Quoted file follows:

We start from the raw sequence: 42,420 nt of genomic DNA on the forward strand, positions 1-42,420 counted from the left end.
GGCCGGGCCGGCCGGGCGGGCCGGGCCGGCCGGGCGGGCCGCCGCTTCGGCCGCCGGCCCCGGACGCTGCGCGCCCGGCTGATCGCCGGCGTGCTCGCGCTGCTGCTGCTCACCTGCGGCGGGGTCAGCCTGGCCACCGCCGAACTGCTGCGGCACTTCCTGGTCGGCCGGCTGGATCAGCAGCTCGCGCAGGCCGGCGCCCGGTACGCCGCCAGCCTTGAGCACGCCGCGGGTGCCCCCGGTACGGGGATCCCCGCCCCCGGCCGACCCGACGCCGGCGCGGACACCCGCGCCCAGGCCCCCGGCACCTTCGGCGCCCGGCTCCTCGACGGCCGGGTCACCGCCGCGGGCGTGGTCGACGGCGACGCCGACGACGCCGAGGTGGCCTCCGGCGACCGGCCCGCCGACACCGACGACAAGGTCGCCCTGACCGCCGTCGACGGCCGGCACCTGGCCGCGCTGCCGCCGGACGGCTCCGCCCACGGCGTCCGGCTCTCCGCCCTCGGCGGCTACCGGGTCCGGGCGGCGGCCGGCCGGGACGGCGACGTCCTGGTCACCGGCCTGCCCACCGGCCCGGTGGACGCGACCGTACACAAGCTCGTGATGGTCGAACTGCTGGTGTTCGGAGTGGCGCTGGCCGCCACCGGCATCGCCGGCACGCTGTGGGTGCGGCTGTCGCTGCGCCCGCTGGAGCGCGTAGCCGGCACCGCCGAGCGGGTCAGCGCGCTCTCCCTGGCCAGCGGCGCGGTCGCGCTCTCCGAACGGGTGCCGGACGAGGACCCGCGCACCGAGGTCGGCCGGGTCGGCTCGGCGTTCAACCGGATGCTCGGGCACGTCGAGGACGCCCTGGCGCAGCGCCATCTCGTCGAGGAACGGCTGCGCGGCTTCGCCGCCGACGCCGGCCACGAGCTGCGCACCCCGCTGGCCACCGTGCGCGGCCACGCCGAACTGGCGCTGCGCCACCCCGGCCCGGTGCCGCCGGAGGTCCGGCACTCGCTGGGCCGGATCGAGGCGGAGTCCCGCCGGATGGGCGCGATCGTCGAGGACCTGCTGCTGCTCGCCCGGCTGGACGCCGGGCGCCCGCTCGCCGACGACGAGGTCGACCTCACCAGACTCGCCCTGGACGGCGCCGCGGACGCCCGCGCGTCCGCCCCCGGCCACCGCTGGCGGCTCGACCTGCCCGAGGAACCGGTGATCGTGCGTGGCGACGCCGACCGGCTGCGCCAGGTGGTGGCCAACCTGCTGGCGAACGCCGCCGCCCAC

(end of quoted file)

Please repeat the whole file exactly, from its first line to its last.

We start from the raw sequence: 42,420 nt of genomic DNA on the forward strand, positions 1-42,420 counted from the left end.
GGCCGGGCCGGCCGGGCGGGCCGGGCCGGCCGGGCGGGCCGCCGCTTCGGCCGCCGGCCCCGGACGCTGCGCGCCCGGCTGATCGCCGGCGTGCTCGCGCTGCTGCTGCTCACCTGCGGCGGGGTCAGCCTGGCCACCGCCGAACTGCTGCGGCACTTCCTGGTCGGCCGGCTGGATCAGCAGCTCGCGCAGGCCGGCGCCCGGTACGCCGCCAGCCTTGAGCACGCCGCGGGTGCCCCCGGTACGGGGATCCCCGCCCCCGGCCGACCCGACGCCGGCGCGGACACCCGCGCCCAGGCCCCCGGCACCTTCGGCGCCCGGCTCCTCGACGGCCGGGTCACCGCCGCGGGCGTGGTCGACGGCGACGCCGACGACGCCGAGGTGGCCTCCGGCGACCGGCCCGCCGACACCGACGACAAGGTCGCCCTGACCGCCGTCGACGGCCGGCACCTGGCCGCGCTGCCGCCGGACGGCTCCGCCCACGGCGTCCGGCTCTCCGCCCTCGGCGGCTACCGGGTCCGGGCGGCGGCCGGCCGGGACGGCGACGTCCTGGTCACCGGCCTGCCCACCGGCCCGGTGGACGCGACCGTACACAAGCTCGTGATGGTCGAACTGCTGGTGTTCGGAGTGGCGCTGGCCGCCACCGGCATCGCCGGCACGCTGTGGGTGCGGCTGTCGCTGCGCCCGCTGGAGCGCGTAGCCGGCACCGCCGAGCGGGTCAGCGCGCTCTCCCTGGCCAGCGGCGCGGTCGCGCTCTCCGAACGGGTGCCGGACGAGGACCCGCGCACCGAGGTCGGCCGGGTCGGCTCGGCGTTCAACCGGATGCTCGGGCACGTCGAGGACGCCCTGGCGCAGCGCCATCTCGTCGAGGAACGGCTGCGCGGCTTCGCCGCCGACGCCGGCCACGAGCTGCGCACCCCGCTGGCCACCGTGCGCGGCCACGCCGAACTGGCGCTGCGCCACCCCGGCCCGGTGCCGCCGGAGGTCCGGCACTCGCTGGGCCGGATCGAGGCGGAGTCCCGCCGGATGGGCGCGATCGTCGAGGACCTGCTGCTGCTCGCCCGGCTGGACGCCGGGCGCCCGCTCGCCGACGACGAGGTCGACCTCACCAGACTCGCCCTGGACGGCGCCGCGGACGCCCGCGCGTCCGCCCCCGGCCACCGCTGGCGGCTCGACCTGCCCGAGGAACCGGTGATCGTGCGTGGCGACGCCGACCGGCTGCGCCAGGTGGTGGCCAACCTGCTGGCGAACGCCGCCGCCCAC